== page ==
- Japan’s aging population and low fertility rates may have deterred investors from looking at the childcare industry.
- However, a lack of childcare infrastructure seems to be one of the contributing factors to the country’s low fertility rates.
- Childcare facility operators trade at lofty multiples now, but there are opportunities in other related businesses.
You probably already know about Japan’s aging population and its low fertility rate. It’s hard to find Japan-related macro commentary that doesn’t mention low fertility rates or the aging population. But did you know about Japan’s shortage of childcare workers?
I’m guessing this is your first time hearing about it.
As of October 2017, there were 5.99 job listings for every job-seeking qualified childcare worker in Tokyo. The national average was over 2 job listings per childcare worker, with the heaviest shortages in highly populated areas in and around Tokyo as well as Osaka.
With news about low fertility rates, you would think Japan should have a growing list of childcare workers looking for jobs. In fact, there are 26,081 infants and toddlers on a waitlist to enter federally approved childcare facilities. Meanwhile, Asahi Shinbun points at the narrow definition of the waitlist’s inclusion criteria, mentioning that the real waitlist ought to be 69,224.
For non-Japanese investors flooded with doom and gloom news about Japan’s aging population, it’s easy to overlook the opportunities in childcare. It’s counter-intuitive. In any case, I figured a quick industry overview would be helpful, so here we go.
The childcare problem is structural
If you’ve been reading Kenkyo for a while, you might recall my article from late 2016 about JP Holdings (TSE: 2749), the largest childcare operator in Japan. In this article, I outlined the differences between daycares and kindergartens as well as some of the regulatory constraints for daycare operators.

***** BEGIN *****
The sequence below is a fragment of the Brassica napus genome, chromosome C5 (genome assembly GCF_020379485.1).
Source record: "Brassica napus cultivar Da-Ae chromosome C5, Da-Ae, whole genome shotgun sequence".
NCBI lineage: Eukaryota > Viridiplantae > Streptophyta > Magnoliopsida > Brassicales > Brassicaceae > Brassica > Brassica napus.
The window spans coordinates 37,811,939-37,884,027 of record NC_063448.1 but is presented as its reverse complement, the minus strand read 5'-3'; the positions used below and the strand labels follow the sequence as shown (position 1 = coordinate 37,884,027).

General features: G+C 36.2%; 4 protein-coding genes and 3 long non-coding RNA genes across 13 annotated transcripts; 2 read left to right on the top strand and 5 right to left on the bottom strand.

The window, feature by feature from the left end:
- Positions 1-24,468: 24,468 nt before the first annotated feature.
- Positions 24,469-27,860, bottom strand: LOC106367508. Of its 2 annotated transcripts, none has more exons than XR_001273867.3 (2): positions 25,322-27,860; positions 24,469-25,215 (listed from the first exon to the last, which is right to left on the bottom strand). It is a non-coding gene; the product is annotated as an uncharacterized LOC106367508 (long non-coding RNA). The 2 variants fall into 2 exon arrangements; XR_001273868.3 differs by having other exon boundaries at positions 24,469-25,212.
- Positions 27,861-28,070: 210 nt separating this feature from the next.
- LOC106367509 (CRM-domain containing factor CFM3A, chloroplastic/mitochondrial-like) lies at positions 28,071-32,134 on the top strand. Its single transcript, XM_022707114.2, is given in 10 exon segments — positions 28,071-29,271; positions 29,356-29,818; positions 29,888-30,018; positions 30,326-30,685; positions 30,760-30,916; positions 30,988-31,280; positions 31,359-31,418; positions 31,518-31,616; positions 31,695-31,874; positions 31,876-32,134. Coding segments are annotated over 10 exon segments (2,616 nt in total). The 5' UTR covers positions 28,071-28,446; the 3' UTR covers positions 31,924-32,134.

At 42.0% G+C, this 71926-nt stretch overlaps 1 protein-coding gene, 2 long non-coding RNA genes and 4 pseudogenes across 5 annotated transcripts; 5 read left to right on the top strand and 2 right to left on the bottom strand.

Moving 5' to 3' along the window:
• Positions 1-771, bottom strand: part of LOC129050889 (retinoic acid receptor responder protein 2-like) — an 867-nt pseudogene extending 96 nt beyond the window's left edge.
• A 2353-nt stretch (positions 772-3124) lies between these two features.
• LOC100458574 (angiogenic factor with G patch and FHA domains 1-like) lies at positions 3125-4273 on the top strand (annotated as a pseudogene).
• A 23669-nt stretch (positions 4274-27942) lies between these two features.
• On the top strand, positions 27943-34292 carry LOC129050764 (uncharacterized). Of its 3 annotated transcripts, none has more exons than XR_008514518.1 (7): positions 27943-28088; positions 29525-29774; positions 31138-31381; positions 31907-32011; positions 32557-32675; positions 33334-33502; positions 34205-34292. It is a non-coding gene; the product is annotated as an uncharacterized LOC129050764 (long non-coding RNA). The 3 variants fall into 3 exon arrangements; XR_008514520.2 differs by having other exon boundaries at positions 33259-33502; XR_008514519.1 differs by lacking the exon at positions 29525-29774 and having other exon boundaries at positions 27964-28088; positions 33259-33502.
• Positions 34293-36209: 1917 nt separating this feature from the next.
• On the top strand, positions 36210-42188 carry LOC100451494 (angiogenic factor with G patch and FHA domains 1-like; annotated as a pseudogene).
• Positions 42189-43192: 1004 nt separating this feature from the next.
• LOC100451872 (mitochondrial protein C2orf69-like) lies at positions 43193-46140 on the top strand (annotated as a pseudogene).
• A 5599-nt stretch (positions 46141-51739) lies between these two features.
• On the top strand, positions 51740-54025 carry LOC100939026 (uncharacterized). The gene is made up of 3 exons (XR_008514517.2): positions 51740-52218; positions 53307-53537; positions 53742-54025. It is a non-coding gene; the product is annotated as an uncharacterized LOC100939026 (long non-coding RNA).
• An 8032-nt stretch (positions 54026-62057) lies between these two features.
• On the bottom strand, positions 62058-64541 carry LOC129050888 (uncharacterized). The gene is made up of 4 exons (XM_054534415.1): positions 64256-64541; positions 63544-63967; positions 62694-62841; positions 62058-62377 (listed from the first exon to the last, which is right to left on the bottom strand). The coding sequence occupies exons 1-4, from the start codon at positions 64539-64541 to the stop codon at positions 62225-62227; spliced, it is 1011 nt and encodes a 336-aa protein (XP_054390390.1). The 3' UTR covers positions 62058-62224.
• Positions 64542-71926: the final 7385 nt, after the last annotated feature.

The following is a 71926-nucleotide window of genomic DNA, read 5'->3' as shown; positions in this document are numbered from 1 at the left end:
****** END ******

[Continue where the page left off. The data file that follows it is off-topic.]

More specifically, the constraint I want to highlight is the legal child to teacher ratio requirement:
In addition to the ratio constraint, which heavily affects toddlers and infants, there are tuition constraints.
Federally-approved facilities can only charge a maximum of 104,000 yen per month ($962 US Dollars). If you’ve got 3 children under the age of 5, the tuition for the second child is half price, and the third is free.
And then we have space constraints.
For toddlers under 2 years old, the infant room must have a minimum of 1.65 square meters (17.8 sq. ft.) per person and the playroom 3.3 sqm (35.5 sq. ft.) per person. For those above the age of two, 1.98 sqm (21.3 sq. ft.) of playroom and 3.3 sqm (35.5 sq. ft.) of outdoor play space per person is required.
Combine the child to teacher ratio, tuition, and space constraints and we have a business model that increases costs and (sometimes) reduces revenues as the number of children under care increases.
Where are the opportunities?
Interestingly, the Japanese population problems in the 1970s was mostly about overpopulation. For a resource starved country, this is a legitimate concern. In some ways, a smaller population is good news for Japan. Nevertheless, a sudden and steep decline in population is scary, to say the least. Therefore, Japan probably ought to get its fertility rate as close to 2.1 births per woman, as soon as it can.
So where do we look to?
The Japanese government has gradually and progressively increased its support for childcare workers and facilities. Naturally, I think most people will start by looking at childcare center operators, just as I did. However, many of them seem to trade at lofty multiples. I didn’t dig deep into any single company, but here’s a short list that I pulled up:
I also found childcare related companies with better business performance, like Pigeon (TSE: 7956) and Youji Corporation (TSE: 2152).
Let’s take a quick look at Youji Corporation. The company specializes in physical education courses for children, but also operates child care centers. Presumably, savings in childcare costs would lead to increased spending on physical education courses.
The business performance reminds me of Hiroshi Tsukakoshi’s book Tree Ring Management. It’s a solid and consistent slow growth company. According to the 2017 Youji business report, the company has continuously increased revenues for the past 45 fiscal periods! We have a company with a net cash balance sheet and consistent business performance trading at 4.15 EV/EBIT. Moreover, foreign ownership is at 5.8% according to Nikkei, which tells us that either the story isn’t well known outside of Japan or the story is known, but the company is too small. Current market cap is at 9,757 million yen ($90.2 million USD).
The bottom line
It’s easy to look at Japan’s low fertility rate and aging population to disregard childcare as an investment area. However, it seems the lack of childcare infrastructure has been one of the many contributing factors to the low fertility rate. I highly encourage tracking the industry as a whole, especially as the government takes tangible steps to improve childcare. Though many of the childcare operators seem to trade at lofty multiples, there are other related companies (like Youji Corp.) that can benefit from the government’s improvement initiatives.
Author: Kenkyo Investing
Kenkyo Investing applies a value investing approach to Japanese equities, providing insights that are often unavailable to non-Japanese speakers.